supporting your eal child with home learning
Ideas to support home Learning with EAL pupils
Schools are closed for a little while longer again. We have put some ideas to support home learning. These ideas can be used alongside the schools home learning.
To help your child be more constructive in his / her use of a laptop, tablet or smartphone during this period of remote learning, below are some good websites that will help them learn English at least 30 minutes daily alongside the schools home learning.
British Council- It has fun activities and games with letters and stories.
The ‘Listen and watch’ section is very good, especially the stories you can listen to, read and watch.
Click on the right age-group to see the learning resources
Read with your child to read a little bit every day. They can read in English or in their first language if they can read well in their first language, this will help them learn to read in English. If you don’t have many books, get them to read their favourite book out loud so they can concentrate on reading with expression and making it sound interesting. You can also go on Epic Reading website.
World story is another good website to use for reading aloud to your child. The website has a growing collection of stories from around the world to share with your child in different languages.
Watching TV and films
We don’t recommend that children have too much screen time but an hour or so a day of watching quality TV can really help their language skills. We recommend:
CBeebies – most programmes are suitable for children up to the age of 6
CBBC – most programmes are suitable for children of all ages
Films – if your child can read in their first language, they could watch films with subtitles (most Disney films are good for developing language). If they can’t read in their first language, they could watch a favourite film dubbed into their first language and then watch it again in English.
Learning new words in English
Around the house – name as many objects as you can in English and then try to describe them, e.g. a hard shiny colander, a soft fluffy blanket. Try to find out the names of any objects you don’t know.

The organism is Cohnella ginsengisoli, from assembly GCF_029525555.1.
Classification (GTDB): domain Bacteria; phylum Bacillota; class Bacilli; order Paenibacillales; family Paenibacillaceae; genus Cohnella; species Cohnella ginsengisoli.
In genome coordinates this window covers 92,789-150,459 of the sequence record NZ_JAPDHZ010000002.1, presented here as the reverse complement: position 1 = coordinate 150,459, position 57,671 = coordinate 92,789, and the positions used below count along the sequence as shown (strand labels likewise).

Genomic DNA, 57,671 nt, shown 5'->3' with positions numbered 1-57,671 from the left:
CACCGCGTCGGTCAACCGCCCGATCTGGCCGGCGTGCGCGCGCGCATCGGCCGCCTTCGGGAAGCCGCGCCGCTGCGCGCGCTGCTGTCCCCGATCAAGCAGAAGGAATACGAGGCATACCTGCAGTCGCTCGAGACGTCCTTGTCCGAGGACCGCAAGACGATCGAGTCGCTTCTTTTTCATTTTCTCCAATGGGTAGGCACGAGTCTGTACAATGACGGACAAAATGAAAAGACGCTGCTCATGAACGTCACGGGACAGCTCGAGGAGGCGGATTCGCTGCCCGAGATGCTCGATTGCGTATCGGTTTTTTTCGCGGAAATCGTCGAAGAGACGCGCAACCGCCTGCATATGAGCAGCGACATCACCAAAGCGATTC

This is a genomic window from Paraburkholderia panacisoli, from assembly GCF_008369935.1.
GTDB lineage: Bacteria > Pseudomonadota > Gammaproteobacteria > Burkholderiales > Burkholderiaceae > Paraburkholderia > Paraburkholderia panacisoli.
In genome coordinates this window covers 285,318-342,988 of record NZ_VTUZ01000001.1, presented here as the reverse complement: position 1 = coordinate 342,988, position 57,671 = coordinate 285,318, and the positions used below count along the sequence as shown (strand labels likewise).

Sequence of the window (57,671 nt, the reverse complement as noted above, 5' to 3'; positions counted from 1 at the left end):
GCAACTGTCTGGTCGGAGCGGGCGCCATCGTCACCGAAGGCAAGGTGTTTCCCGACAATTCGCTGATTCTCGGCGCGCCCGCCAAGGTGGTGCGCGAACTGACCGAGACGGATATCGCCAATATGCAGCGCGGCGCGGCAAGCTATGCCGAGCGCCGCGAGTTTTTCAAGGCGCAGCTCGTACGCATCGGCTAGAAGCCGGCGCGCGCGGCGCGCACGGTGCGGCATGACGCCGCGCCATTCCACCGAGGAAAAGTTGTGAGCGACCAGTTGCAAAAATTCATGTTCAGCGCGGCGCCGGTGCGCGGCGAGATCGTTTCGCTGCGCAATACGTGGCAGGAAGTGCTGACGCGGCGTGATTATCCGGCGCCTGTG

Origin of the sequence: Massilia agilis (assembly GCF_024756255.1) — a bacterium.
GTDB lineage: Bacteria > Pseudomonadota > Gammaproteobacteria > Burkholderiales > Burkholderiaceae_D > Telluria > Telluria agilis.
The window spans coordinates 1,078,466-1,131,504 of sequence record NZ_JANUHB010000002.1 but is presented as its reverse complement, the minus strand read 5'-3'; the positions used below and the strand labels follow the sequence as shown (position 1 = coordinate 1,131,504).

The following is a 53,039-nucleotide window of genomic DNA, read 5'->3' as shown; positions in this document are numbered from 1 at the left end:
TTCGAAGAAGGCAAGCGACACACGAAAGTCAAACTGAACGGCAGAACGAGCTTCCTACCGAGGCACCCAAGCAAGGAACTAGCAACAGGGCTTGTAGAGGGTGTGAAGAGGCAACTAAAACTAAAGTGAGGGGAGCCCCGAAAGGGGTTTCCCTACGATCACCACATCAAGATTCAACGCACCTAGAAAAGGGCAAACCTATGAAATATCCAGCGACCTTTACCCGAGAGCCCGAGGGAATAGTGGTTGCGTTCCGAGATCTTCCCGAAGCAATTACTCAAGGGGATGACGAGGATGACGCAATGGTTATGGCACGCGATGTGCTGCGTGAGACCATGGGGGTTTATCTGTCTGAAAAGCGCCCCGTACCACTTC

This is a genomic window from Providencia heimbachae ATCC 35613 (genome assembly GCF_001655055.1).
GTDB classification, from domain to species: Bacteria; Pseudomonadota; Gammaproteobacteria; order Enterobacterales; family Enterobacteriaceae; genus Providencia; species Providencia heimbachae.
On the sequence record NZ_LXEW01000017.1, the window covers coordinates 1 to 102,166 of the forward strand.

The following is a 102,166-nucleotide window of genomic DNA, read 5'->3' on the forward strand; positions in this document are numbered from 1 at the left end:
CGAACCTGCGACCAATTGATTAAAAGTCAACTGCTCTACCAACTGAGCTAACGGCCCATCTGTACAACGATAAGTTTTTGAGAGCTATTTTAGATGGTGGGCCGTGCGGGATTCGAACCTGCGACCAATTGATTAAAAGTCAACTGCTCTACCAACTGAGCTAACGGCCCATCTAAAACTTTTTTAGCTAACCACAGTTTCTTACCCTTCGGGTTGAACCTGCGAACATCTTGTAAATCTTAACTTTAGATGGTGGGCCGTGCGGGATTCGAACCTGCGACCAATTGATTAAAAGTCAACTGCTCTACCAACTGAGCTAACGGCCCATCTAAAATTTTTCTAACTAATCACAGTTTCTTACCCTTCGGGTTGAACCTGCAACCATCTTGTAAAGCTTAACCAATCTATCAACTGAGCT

Out the window – do the same thing looking outside. If you have a garden, see how many things you can name and describe. Get outside and get active if you can!
Keep lists of any new words that you learn and practise them together. It can be surprising how many everyday objects you don’t know the names of, even if your English is good!
Playing memory games
Play ‘I went to the shops and bought a ...’ Think of something you can buy, e.g. an apple. Your child then repeats what you have said and adds something else:
Parent (or brother/sister): I went to the shops and bought a banana.
Child: I went to the shops and bought a banana and an apple.
Parent (or brother/sister): I went to the shops and bought a banana, an apple and a carrot.
Child: I went to the shops and bought a banana, an apple, a carrot and a tin of beans.
See if you can keep it going!
Writing – some ideas
Even just a few minutes of writing every day will help your child remember how to write in English. If your child can write in their first language, they might want to do that first and then translate into English.
Keep a diary – include simple things like what the weather was like, what they had to eat, what they watched on TV etc.
Describe pictures – look through newspapers, books and magazines to find interesting pictures to write about.
Write stories based on their favourite books and films
If your child has very little English, they could draw pictures and talk about
them in their first language before trying to write.
We will be posting more ideas regularly.
Article 30: Every child has the right to learn and use the language, customs and religion of their family, whether or not these are shared by the majority of the people in the country where they live.